Friday, March 27, 2009

Sue Young Interview

I had the pleasure of talking with Sue Young, a wonderful musician who creates bilingual children's music. Here are the answers to some of my questions.

In what parts of Latin America have you lived?
I lived in Quito for a year, actually it was my junior year of college. Then I traveled around South America to some other countries when I had breaks in my schooling.

What do you love most about the Latin American culture?
I loved the warmth and friendliness of the people that I met there. They made me feel so welcome. Friendship is so highly valued in that culture and I found I really enjoyed that.

What do you love most about the Latin American music?
I am a musician and have been my whole life. I come from a musical family. We moved to New Mexico when I was starting high school. The Hispanic culture has a big influence in New Mexico, so I started getting interested in it there. For example, we would sing some songs in Spanish at church and things like that.

How did you learn Spanish?
I started studying Spanish in Junior High and just continued in college. Of course, when I got to spend a year in South America, that’s when I really learned to speak Spanish.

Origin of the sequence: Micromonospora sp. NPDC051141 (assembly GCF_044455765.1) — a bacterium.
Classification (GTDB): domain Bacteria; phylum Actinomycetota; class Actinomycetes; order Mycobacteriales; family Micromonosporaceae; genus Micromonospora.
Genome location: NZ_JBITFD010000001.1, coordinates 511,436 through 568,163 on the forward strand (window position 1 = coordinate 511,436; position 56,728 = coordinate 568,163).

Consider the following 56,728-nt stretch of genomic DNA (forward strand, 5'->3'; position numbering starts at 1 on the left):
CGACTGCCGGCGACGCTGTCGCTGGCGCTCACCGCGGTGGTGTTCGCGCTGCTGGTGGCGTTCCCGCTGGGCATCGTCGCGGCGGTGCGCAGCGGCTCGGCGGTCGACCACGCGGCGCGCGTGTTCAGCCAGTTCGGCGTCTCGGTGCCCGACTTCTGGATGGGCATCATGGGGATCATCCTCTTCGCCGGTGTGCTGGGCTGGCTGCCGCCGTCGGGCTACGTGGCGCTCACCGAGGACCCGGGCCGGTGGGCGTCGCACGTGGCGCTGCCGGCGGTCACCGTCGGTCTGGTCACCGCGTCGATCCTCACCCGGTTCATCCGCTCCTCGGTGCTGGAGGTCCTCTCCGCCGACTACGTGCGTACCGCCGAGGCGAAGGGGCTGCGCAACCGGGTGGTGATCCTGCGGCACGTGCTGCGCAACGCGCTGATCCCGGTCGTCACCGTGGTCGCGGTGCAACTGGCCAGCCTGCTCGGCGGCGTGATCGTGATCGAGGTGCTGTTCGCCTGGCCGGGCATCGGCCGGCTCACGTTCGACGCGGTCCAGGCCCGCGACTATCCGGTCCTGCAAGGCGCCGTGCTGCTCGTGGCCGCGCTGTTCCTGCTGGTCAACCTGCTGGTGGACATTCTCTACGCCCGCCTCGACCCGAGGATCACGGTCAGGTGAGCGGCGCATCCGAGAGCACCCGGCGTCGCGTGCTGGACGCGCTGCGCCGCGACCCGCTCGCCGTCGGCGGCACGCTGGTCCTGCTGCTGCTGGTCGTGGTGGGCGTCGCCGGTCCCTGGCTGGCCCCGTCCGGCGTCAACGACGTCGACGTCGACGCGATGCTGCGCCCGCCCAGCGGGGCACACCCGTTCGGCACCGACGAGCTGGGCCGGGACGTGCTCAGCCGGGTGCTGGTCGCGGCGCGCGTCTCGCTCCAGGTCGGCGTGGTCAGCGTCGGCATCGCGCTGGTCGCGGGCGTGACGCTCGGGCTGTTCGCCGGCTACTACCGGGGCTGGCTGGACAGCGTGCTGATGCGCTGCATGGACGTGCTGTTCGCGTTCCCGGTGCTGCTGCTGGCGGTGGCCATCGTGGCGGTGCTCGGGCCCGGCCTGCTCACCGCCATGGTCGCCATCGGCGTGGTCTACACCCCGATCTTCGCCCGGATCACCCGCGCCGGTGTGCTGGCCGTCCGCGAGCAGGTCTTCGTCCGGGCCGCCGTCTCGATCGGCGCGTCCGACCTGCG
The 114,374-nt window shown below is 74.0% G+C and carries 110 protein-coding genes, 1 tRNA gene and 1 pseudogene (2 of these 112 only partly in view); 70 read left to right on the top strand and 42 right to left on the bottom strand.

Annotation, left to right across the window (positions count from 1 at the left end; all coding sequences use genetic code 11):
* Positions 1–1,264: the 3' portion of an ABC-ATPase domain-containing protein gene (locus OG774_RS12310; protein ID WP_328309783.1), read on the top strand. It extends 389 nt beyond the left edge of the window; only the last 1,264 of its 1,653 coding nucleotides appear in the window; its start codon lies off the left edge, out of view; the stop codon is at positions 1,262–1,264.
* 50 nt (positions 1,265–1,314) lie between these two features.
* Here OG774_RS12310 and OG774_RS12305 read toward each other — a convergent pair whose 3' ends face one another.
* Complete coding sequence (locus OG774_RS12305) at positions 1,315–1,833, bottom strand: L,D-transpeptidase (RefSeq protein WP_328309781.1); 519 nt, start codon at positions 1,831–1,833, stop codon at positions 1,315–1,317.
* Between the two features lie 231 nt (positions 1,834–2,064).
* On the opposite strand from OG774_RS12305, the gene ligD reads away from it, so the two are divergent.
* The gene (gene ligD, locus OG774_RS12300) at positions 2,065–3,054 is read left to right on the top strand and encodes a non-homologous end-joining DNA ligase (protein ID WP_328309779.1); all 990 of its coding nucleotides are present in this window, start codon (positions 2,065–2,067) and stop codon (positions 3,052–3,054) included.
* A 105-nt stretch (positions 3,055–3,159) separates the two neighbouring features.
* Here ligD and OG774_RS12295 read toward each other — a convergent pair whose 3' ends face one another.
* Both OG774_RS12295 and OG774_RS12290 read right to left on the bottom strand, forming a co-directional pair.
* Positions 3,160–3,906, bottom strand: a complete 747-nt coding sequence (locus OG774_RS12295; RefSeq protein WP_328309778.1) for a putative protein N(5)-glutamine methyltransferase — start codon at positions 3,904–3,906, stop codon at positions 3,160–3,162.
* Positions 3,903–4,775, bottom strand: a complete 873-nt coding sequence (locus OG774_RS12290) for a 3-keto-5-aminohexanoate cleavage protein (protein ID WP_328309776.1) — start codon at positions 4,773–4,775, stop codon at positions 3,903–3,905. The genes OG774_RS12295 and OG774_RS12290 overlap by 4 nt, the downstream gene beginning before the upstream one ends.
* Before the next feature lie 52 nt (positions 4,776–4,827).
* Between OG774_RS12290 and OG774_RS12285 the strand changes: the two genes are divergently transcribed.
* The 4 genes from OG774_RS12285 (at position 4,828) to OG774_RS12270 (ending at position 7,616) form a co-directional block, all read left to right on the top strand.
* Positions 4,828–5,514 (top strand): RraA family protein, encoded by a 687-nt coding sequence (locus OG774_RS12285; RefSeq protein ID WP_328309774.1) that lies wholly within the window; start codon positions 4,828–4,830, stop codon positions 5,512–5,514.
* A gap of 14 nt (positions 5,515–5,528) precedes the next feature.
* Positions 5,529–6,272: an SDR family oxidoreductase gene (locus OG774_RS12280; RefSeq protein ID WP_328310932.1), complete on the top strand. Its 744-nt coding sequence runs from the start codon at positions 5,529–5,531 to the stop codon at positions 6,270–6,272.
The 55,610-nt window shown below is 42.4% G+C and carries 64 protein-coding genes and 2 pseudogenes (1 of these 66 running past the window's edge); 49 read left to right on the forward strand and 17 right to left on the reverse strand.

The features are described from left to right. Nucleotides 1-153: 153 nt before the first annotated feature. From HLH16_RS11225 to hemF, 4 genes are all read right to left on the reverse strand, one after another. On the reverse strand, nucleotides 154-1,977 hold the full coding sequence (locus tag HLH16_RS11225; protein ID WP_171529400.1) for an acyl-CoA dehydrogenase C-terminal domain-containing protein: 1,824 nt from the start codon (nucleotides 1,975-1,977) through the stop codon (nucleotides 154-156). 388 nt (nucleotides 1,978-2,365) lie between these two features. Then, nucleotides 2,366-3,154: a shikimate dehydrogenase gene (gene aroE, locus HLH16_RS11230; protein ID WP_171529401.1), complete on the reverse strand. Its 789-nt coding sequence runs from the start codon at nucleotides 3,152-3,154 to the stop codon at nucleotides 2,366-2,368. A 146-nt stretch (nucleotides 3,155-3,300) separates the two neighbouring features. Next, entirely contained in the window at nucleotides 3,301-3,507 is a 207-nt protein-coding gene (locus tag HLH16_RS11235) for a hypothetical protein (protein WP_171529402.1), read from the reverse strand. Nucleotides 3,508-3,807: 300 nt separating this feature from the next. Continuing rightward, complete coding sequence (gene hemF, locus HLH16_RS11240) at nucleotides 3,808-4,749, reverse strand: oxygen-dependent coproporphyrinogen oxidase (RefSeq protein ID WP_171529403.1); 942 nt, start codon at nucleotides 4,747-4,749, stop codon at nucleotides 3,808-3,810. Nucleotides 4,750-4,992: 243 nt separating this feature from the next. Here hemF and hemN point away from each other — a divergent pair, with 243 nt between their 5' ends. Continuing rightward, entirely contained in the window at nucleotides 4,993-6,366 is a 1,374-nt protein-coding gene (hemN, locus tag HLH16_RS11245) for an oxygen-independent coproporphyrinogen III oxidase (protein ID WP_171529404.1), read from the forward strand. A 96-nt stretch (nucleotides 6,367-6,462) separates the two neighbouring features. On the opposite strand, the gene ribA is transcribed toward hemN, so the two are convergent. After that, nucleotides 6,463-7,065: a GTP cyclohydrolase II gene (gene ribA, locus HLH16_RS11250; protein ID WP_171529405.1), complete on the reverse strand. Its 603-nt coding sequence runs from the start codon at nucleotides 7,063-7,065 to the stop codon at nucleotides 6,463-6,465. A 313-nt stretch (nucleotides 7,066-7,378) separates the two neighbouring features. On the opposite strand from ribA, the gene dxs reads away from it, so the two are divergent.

Why did you decide to create Bilingual music for children?
It kind of grew organically out of teaching. When I moved to Austin in 1985, I started teaching first music to young children and then some of the parents of the students asked me to teach their kids Spanish. So I started teaching Spanish. The way that kids learn best is through play, through songs and games and rhymes. It was just a very natural way for me to teach kids through music. I had fallen in love with Latin American music when I was in Latin America. There is so much wonderful Latin American music.

What advice would you give parents who are teaching their children Spanish?
First of all, make it fun. Make it a game. One idea that I had, one thing that I do when I am teaching, when I try to teach a conversational type thing in Spanish, is I use puppets. You can tell the kids that this puppet and every puppet has a name (Diego el gallo, Rosa la rana). [Like] this is Guillermo and he is from Mexico and he can only speak in Spanish and he only can understand Spanish. If you want to talk to him, you have to talk to him in Spanish. Then you come up with some scenario where there is a conversation and you can model the conversation with the puppet. You say something and the puppet says something back and then the kid gets to talk to the puppet.

Do you ever give performances to groups?
I do performances for storytelling and music…for kids and families. Sometimes it’s in Austin, but more often I travel around Texas in schools and libraries mainly. Usually I end up telling the stories in English since most of my audience is primarily Spanish speaking, but I always throw in some Spanish and the songs that I do for the Latin American show will mostly be in Spanish or they will be bilingual.


Please click here to enter a giveaway with her CD which includes traditional Latin American legends and songs.

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